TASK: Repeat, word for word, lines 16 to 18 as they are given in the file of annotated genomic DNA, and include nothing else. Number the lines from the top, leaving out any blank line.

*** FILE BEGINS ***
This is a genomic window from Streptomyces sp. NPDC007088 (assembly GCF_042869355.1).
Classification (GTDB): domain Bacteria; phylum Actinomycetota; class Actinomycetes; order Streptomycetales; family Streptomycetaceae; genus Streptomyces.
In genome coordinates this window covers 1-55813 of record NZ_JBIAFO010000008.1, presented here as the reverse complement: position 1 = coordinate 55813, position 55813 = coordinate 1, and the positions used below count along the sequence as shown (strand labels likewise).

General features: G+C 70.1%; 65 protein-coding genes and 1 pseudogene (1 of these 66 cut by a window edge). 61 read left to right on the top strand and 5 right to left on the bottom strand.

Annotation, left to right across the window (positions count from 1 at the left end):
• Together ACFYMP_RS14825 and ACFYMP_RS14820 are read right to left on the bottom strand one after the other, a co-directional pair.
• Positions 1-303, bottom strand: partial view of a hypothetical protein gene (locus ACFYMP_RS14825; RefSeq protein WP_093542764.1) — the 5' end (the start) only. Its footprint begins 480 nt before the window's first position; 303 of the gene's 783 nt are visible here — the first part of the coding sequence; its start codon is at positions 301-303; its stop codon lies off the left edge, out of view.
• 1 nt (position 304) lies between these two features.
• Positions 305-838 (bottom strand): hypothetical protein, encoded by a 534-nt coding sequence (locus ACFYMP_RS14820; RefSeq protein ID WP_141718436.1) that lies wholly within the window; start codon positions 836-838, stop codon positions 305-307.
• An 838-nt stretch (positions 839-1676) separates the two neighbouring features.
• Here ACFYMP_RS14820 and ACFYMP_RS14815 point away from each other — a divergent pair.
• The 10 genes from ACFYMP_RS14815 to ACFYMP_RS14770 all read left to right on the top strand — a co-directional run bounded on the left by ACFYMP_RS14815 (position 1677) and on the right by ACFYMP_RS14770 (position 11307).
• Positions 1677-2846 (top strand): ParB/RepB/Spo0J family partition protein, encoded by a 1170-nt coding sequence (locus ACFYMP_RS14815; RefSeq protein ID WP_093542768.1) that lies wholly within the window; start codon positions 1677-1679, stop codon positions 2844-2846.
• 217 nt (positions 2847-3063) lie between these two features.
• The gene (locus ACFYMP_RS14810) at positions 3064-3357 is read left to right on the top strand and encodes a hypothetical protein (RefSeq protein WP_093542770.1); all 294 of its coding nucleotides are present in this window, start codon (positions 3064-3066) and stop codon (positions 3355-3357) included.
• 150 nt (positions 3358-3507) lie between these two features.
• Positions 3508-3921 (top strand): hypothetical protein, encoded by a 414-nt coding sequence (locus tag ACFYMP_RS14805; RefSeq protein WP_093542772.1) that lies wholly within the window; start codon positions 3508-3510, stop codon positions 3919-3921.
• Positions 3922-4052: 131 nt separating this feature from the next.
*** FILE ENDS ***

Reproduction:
• 150 nt (positions 3358-3507) lie between these two features.
• Positions 3508-3921 (top strand): hypothetical protein, encoded by a 414-nt coding sequence (locus tag ACFYMP_RS14805; RefSeq protein WP_093542772.1) that lies wholly within the window; start codon positions 3508-3510, stop codon positions 3919-3921.
• Positions 3922-4052: 131 nt separating this feature from the next.